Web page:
VivaLFuego Jul 6, 2009 8:29 PM

Quote:

Originally Posted by Mr Downtown (Post 4343168)
What I think is wrong is that it punishes poor people, people who don't have the money to buy monthly passes, don't have credit cards to link ChicagoCardPlus to, and don't have retail outlets or rail stations in their neighborhoods where they can purchase or reload regular ChicagoCards. So the poor dollar store worker or disability recipient ends up paying $4.50 cash money for a crosstown bus ride that involves a transfer.

It's a fare policy thought up by young rapid-transit-riding North Side MBAs who said "it works fine in European cities where there's a tobacconist every 300 meters." They have no inkling of what it's like to live in neighborhoods where a supermarket is a mirage, and cannot imagine folks so poor that they buy cigarettes one at a time.

I don't think it's as obvious as you make it seem - if cash fares are lower than the magnetic/smart card fares, then the latter options, which are more cost efficient for CTA to operate, become even less attractive for any rider regardless of income, thereby requiring an increase to the cash fare sooner than otherwise because no savings were realized in cash-handling from bus fareboxes. It's a pick-your-poison dilemma; CTA seemed to generally try to ease that burden by making transit cards available at all grocery stores and currency exchanges, the latter of which are quite common in poor areas and many of which are also equipped with the scanners. From CTA's website;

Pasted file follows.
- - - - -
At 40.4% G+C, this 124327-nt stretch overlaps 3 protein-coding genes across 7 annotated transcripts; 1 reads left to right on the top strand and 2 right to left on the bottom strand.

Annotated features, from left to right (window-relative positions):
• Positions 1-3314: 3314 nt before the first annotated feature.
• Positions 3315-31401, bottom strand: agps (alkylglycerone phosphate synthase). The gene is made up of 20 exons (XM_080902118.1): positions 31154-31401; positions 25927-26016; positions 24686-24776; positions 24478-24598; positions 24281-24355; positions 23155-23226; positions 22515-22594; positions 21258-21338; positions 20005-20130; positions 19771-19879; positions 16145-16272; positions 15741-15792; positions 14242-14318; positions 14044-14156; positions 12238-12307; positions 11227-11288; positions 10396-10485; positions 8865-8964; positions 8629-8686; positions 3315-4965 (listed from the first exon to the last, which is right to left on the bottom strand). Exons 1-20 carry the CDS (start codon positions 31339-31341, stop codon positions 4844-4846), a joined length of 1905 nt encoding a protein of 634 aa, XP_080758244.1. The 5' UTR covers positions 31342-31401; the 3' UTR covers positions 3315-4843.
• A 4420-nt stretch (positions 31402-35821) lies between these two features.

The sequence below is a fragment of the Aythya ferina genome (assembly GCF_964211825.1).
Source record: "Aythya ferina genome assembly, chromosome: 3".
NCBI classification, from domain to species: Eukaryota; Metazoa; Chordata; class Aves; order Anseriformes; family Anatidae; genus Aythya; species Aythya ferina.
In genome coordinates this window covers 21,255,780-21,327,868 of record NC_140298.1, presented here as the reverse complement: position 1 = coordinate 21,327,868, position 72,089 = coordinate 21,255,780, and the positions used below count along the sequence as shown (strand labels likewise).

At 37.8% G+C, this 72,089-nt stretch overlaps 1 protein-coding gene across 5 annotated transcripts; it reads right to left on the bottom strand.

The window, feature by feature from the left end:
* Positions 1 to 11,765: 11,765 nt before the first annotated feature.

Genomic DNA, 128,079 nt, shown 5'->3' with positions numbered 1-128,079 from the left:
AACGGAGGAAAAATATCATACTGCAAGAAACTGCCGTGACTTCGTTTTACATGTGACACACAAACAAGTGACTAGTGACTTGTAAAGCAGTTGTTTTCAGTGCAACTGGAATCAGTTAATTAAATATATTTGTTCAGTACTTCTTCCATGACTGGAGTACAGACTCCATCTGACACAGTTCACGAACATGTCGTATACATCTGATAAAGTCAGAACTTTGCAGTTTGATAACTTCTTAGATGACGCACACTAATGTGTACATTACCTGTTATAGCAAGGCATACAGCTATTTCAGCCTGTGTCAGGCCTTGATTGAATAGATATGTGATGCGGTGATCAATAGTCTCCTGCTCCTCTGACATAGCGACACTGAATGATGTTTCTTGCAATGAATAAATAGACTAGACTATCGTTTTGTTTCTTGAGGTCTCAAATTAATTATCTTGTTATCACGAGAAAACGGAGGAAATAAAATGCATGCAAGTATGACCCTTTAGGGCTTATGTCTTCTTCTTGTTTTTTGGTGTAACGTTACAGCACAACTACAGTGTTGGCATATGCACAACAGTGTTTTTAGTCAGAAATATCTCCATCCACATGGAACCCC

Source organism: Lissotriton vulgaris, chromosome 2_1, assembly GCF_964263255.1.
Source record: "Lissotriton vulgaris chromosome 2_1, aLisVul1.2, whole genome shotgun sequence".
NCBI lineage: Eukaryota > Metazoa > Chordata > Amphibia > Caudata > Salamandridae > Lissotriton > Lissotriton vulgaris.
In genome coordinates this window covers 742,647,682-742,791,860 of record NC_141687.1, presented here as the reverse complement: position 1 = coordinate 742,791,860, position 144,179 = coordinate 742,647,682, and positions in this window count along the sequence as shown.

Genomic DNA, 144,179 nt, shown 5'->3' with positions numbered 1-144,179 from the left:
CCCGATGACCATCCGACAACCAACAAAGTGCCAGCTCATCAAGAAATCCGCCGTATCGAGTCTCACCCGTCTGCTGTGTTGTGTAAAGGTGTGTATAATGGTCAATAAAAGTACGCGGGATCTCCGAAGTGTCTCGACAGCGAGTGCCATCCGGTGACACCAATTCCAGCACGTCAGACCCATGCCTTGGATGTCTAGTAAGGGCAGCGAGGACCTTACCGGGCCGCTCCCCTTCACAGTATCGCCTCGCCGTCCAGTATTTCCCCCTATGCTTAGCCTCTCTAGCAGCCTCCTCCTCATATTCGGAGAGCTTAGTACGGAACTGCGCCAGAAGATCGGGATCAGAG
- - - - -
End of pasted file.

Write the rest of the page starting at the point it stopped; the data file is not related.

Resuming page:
http://www.transitchicago.com/assets...es_outlets.pdf
http://www.transitchicago.com/assets...es_outlets.pdf

I'm reasonably confident that you could geocode those addresses, plug them into GIS, and find that most Chicago residents (rich/poor alike) aren't too far away from a place to buy a transit card.

Besides, your latter comment ignores the fact that the most recent fare increase placed the greatest percentage fare increase upon Chicago Card users of the rail system (probably the wealthiest segment of CTA users), whose effective fare increased from $1.82 to $2.25 (+24%) due to no longer receiving the 10% reload bonus. Meanwhile the 7-day pass, generally the lowest income ridership group, increased only from $20 to $23 (+15%). There was clearly an intent of some 'progressiveness' in the fare changes.

Mr Downtown Jul 6, 2009 8:55 PM

What I thought was most problematic was eliminating any transfer option if you pay with cash. That's a real blow to someone who starts and ends his trip far from a rail station.

VivaLFuego Jul 6, 2009 9:01 PM